The first league champion of the long-defunct American Basketball Association included a guard named Barry Leibowitz, who agreed to talk a few years ago with a prospective author:
“I met Barry in a Starbucks in Fort Lauderdale. I walked up to him and I said, ‘Barry, Mark Whited. I want to congratulate you for being the guy who won the Pipers’ championship.’”
Whited was joking, as in the Pittsburgh Pipers’inaugural season of 1967-68, the team was playing sub-.500 ball through December.
“And then they made a trade that may go down in the history of all four sports as the greatest trade ever,” Whited said, “because they got Art Heyman and they immediately went on a 15-game winning streak.”
Leibowitz must have appreciated the humor, because he also took Whited up on his invitation to the 50-year reunion of the surviving champions he organized last May.
In the meantime, Whited has been putting the finishing touches on the first-ever book about the Pipers and their magic season, a work he discussed as a guest at a recent Good Guys luncheon, hosted by author Jim O’Brien at Atria’s Restaurant in Peters Township.
“I actually was going to write about championships for the Steelers, Penguins and Pirates,” Whited said. “But the more I dug into this, it was a compelling story that I thought needed to be told, and hopefully in about six months it’ll be out and you can read about it.”
He said he has been working on telling the Pipers’ tale for a couple of years.
“Having never written a book before, I knew the only way I’d get a publisher’s attention was to be able to say, ‘I interviewed every single guy in person.’ And that’s what I did. I spent 2017 flying out to Oregon, Mississippi, New Mexico, Florida and I interviewed every single guy in person.”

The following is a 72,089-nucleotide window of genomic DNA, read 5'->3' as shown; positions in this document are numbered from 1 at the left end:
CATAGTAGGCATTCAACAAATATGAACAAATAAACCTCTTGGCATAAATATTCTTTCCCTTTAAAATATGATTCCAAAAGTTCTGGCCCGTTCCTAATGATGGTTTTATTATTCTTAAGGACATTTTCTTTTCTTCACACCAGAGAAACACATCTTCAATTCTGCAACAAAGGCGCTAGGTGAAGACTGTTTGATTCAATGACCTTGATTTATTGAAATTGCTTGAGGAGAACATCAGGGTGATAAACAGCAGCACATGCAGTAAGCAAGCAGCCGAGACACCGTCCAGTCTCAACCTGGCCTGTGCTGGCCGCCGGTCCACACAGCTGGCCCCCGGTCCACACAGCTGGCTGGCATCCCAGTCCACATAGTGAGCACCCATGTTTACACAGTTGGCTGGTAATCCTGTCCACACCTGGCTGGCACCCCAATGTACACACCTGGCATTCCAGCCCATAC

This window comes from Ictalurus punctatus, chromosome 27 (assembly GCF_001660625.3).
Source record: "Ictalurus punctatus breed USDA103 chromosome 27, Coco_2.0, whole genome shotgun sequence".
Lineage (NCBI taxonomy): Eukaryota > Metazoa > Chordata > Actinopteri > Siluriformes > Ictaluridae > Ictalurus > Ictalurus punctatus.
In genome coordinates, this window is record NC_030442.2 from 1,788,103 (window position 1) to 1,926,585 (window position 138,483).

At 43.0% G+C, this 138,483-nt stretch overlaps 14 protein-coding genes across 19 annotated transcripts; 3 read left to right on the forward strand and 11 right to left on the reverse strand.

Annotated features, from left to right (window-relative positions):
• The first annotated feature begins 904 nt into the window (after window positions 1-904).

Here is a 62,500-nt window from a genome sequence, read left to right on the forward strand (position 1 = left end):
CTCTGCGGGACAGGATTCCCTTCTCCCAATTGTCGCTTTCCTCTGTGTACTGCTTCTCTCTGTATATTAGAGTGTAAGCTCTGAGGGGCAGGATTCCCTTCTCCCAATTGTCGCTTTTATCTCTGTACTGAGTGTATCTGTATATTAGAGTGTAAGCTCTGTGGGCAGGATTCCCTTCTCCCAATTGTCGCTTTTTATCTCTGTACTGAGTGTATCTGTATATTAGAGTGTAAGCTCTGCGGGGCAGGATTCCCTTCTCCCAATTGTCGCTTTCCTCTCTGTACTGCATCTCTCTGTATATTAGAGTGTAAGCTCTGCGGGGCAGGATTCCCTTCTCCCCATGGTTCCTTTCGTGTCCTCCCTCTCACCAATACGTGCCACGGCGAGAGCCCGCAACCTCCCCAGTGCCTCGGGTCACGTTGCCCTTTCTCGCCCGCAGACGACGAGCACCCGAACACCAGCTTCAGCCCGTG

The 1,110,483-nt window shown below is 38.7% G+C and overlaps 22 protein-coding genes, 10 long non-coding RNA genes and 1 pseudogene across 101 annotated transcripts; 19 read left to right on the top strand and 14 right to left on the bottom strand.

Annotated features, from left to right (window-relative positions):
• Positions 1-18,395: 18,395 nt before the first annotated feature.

That includes point guard Jim Jarvis of Bend, Ore., who always seems to have born a resemblance to a certain football legend.
“He loves to tell the story of when they were traveling one time while playing for the Pipers, somebody walked up to him and thought he was Johnny Unitas,” Whited said. “So he politely took the guy over to a table and talked to him for a half hour. Never did tell the guy he wasn’t Johnny Unitas.”
Jarvis often roomed with Heyman (1941-2012), and according to Whited, that could be an adventure:
“Heyman was the kind of guy at 4 o’clock in the morning would wake him up and say, ‘Hey, did I play a good game tonight?’ ‘Oh, yeah, yeah. Art, you played a great game.’ He had that sort of nervous energy that drove people crazy, normally. But it worked for a year with the Pipers.”
The team’s biggest star and league’s most valuable player that year was Connie Hawkins (1942-2017), who also won MVP honors in the playoffs.
“He’s in the Hall of Fame. Jim O’Brien led the charge for that. He was deprived of five years in the NBA because of a scandal he really had nothing to do with,” Whited said, referencing Hawkins’ expulsion from the University of Iowa.
Following a lawsuit settlement with the National Basketball Association, Hawkins suited up for the Phoenix Suns in 1969. By that time, the Pipers had moved to Minnesota for a season and then back to Pittsburgh, never to regain the success of their first season or the excitement of the first ABA championship series.
“They were down, three games to two, had to go to New Orleans and win,” Whited recalled. “(They) came home, won the seventh game at home, which was the last time that we’ve had a championship in Pittsburgh at home, not the 1960 World Series. It was actually the Pipers in 1968.”